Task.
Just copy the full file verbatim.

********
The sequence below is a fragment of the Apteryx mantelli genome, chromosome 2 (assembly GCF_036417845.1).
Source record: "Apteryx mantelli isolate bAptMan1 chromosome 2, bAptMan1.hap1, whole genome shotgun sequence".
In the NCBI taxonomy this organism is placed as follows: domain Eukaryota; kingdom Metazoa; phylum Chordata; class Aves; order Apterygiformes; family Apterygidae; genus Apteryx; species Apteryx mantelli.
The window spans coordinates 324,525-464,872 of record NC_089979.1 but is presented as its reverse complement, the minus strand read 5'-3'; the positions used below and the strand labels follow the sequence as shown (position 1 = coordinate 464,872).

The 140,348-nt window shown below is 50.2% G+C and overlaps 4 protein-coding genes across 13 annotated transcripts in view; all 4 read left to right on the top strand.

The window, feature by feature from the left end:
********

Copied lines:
The sequence below is a fragment of the Apteryx mantelli genome, chromosome 2 (assembly GCF_036417845.1).
Source record: "Apteryx mantelli isolate bAptMan1 chromosome 2, bAptMan1.hap1, whole genome shotgun sequence".
In the NCBI taxonomy this organism is placed as follows: domain Eukaryota; kingdom Metazoa; phylum Chordata; class Aves; order Apterygiformes; family Apterygidae; genus Apteryx; species Apteryx mantelli.
The window spans coordinates 324,525-464,872 of record NC_089979.1 but is presented as its reverse complement, the minus strand read 5'-3'; the positions used below and the strand labels follow the sequence as shown (position 1 = coordinate 464,872).

The 140,348-nt window shown below is 50.2% G+C and overlaps 4 protein-coding genes across 13 annotated transcripts in view; all 4 read left to right on the top strand.

The window, feature by feature from the left end: